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Basilisk

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Natural magical beast (reptile)
Basilisk - Scott Fischer
Basilisk
General Information
Type Natural magical beast (reptile)
Subtype Drake[1]
Alignment
LG NG CG
LN N CN
LE NE CE
Vision Normal
Homeland(s) Any climate on the Prime Material Plane
Appearance
Average Length 6'
Average Weight 200 lbs.
Skin Color Brown
Eye Color Glowing pale green
Distinctions Petrifying gaze
Game Information
Challenge Rating 5

Source: "MM3.5", p. 23

Basilisks are large eight-legged reptiles with the terrifying ability to poison or petrify their prey. They can be found all over Faerûn. Though not malicious, basilisks are indisputably dangerous.[1]

Basilisks can be found nearly everywhere, including subterranean biomes. Typically, basilisks shelter within burrows, caves, or other similar areas. These dens are sometimes distinguished by what appear to be statues, although these are, in fact, creatures that have been petrified by the gaze of the creature.

The Bedine call basilisks hagar motab or “bringers of stone-death”, and it is from a Bedine explorer where most of the facts about basilisks come from.[2]

Physical descriptionEdit

Basilisks have eight legs, which they crawl upon. Basilisk come in a variety of colors from dark gray[1] to dark orange, although they also commonly have a dull brown body with a yellowish underbelly. Basilisks possess a single row of bony spines which line their back and a few have a curved horn atop their nose. Basilisk eyes are, however, the most notable feature, glowing with a pale green light. Adult basilisks can grow to be about six feet long, not counting the tail, which can reach another five or seven feet. Basilisks typically weigh around 500 pounds.[3]

Basilisks have a very slow metabolism, making their movements sluggish and clumsy. As a result, basilisks rely upon their powerful magical characteristics for hunting and are unprepared for a hard pursuit. As a result, prey that flees usually gets away unharmed. To prevent this, basilisks typically lair in hidden dens, waiting for any prey so unfortunate as to wander in, even if it is extremely small. Basilisks have a very robust digestive system and can digest even stone. When not hunting, basilisks sleep off their meals in their lairs, sometimes in small groups.[3]

AbilitiesEdit

Although basilisks are known for their ability to petrify their prey only a particular breed is actually capable of this, the stone-eye basilisk. However, both they and the venom-eye basilisk have magically empowered eyes that can be used as a weapon by the creature. This power is fueled by the soul of the basilisk in question and is non-physical in nature.[1]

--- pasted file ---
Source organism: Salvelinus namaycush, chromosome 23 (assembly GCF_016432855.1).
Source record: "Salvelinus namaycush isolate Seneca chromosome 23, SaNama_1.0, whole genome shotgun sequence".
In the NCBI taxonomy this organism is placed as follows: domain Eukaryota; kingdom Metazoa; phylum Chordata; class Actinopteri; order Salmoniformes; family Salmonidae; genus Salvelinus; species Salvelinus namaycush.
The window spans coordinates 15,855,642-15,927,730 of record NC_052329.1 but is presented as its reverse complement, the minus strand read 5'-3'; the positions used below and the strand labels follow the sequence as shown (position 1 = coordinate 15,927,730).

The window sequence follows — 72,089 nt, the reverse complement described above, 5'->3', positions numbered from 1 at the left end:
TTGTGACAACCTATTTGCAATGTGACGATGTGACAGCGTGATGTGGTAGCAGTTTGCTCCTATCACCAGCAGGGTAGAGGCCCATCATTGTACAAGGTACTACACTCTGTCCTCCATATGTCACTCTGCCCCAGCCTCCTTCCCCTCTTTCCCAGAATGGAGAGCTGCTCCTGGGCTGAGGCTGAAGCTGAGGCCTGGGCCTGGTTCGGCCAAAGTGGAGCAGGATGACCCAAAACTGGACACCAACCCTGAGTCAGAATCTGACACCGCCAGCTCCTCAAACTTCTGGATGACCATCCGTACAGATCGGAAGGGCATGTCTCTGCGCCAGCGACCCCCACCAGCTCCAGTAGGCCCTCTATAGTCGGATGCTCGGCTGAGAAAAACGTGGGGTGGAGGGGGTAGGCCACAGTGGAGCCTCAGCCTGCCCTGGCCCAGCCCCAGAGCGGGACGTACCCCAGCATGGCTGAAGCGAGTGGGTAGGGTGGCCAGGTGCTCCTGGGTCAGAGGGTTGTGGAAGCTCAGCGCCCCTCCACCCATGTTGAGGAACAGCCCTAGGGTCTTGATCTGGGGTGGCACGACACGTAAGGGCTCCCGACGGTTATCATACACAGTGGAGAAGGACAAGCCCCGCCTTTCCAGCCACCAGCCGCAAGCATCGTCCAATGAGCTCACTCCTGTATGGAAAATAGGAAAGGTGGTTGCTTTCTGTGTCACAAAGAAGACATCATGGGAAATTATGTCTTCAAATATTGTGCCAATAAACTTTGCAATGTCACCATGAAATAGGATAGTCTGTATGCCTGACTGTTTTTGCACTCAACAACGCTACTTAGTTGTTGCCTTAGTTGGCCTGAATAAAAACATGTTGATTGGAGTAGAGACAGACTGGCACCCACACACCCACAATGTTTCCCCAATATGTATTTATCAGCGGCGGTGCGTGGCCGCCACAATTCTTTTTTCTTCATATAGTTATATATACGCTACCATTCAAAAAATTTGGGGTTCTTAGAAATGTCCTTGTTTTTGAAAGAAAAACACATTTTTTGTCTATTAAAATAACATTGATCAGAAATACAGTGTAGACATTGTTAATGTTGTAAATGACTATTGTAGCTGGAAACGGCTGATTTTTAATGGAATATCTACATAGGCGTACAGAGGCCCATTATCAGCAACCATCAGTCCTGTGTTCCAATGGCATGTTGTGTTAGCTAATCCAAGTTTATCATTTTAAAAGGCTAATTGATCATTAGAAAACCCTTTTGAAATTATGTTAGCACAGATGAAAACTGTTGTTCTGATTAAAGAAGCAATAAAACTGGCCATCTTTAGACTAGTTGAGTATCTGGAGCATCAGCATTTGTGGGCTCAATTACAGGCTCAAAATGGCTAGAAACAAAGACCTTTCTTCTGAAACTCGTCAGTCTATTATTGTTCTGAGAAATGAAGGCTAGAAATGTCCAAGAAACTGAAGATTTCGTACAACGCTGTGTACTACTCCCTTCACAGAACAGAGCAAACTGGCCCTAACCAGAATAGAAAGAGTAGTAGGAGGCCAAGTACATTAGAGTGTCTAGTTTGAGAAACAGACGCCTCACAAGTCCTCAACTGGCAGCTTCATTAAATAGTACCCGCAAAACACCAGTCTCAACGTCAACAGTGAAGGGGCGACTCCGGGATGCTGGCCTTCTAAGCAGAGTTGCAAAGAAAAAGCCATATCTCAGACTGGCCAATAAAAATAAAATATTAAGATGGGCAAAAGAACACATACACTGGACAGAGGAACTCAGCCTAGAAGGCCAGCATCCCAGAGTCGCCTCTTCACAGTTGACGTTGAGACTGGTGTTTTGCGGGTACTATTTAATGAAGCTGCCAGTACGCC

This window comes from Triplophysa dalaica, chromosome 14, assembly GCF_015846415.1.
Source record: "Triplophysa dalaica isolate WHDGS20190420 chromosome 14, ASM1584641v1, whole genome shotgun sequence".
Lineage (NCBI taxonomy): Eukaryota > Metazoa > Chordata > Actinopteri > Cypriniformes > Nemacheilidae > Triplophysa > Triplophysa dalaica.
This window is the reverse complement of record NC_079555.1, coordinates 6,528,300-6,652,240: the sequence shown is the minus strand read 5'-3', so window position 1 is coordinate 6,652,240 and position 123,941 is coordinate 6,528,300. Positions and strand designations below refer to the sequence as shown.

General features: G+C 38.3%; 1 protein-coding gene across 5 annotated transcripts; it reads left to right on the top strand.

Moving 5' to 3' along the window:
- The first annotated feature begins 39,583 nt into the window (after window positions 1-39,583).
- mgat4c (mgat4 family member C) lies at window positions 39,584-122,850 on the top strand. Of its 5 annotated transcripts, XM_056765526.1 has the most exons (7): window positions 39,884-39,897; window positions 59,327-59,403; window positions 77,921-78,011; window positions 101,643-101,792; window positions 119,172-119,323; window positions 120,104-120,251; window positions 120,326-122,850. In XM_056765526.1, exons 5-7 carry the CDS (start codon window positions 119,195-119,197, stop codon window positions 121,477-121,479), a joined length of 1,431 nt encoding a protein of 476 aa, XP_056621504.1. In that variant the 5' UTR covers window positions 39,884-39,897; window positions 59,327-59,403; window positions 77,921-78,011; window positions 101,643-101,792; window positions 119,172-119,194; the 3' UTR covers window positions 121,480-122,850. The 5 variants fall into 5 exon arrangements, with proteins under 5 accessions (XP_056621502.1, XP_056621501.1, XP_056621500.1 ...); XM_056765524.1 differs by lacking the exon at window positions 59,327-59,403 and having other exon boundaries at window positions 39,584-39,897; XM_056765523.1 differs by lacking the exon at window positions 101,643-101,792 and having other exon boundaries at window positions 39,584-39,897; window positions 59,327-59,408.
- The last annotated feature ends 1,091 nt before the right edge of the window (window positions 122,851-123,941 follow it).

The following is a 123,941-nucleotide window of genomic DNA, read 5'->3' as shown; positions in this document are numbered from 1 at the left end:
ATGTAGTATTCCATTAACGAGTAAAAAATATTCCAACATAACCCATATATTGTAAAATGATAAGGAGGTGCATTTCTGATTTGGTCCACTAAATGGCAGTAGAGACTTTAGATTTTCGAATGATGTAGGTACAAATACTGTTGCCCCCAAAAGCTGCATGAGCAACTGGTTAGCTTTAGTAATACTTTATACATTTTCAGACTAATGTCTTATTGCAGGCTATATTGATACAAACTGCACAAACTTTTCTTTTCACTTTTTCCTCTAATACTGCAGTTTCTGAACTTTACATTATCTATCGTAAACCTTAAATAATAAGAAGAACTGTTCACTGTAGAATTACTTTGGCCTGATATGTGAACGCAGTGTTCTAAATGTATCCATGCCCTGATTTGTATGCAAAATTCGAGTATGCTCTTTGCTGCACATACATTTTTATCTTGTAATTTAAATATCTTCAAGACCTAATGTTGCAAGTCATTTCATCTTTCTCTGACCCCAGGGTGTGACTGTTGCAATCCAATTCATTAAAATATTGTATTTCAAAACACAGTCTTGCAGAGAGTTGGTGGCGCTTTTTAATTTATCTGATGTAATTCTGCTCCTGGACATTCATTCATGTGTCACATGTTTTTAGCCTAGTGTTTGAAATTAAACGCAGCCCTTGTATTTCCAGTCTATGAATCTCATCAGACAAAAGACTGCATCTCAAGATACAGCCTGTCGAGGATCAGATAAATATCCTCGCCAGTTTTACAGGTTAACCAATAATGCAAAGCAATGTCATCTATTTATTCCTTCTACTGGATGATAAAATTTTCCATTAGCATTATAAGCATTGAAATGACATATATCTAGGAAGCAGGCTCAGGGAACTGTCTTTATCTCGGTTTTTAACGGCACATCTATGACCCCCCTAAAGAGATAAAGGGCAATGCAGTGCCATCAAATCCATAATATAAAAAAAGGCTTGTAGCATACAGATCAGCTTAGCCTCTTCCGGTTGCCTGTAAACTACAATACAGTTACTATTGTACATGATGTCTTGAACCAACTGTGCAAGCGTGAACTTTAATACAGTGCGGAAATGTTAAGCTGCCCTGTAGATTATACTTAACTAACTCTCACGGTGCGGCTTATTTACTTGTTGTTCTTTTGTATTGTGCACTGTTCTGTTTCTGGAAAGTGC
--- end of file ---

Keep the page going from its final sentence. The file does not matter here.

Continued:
PsychologyEdit

Basilisks are lazy and cowardly creatures, but evilly cunning. They make their lairs in dark underground caves where there is a ready and easily accessible food and water supply. Easy to anger, though they never fight to the death if it can be helped. They have been observed to be irrational and possibly insane half the time but shrewd hunters the other half. When hunting they pounce from hiding and attack with their petrifying gaze and vicious bite. They only need to eat one large meal (the size of a deer or a humanoid) a month due to their slow metabolisms though will apparently gorge themselves to death if provided with enough meat.[citation needed]

The tiny creatures (only two or three inches long when just hatched) burrow slowly into the statue. They apparently lose their ability to eat petrified prey when they mature to adulthood, an adult with no young who has petrified it's victim simply leaves the statue standing where it was hit, though greater basilisks are more likely to contemptuously smash a statue with a swipe of their tails.[citation needed]

Types of basilisksEdit

Although basilisks are usually thought of as one variety of monster there is more than one variety.

Stone-eye basilisk
The archetypical basilisk, capable of petrifying its victim with its glare.
Venom-eye basilisk
A less famous variety which causes its victims to become poisoned rather than petrified.

GalleryEdit

ReferencesEdit

  1. 1.0 1.1 1.2 1.3 Mike Mearls, Stephen Schubert, James Wyatt (June 2008). Monster Manual 4th edition. (Wizards of the Coast), p. 26. ISBN 978-0-7869-4852-9.
  2. James Butler, Elizabeth T. Danforth, Jean Rabe (1994). Elminster's Ecologies (Anauroch). (TSR, Inc), pp. 7–8. ISBN 1-5607-6917-3.
  3. 3.0 3.1 Skip Williams, Jonathan Tweet and Monte Cook (October 2000). Monster Manual 3rd edition. (Wizards of the Coast), p. 23. ISBN 0-7869-1552-1.

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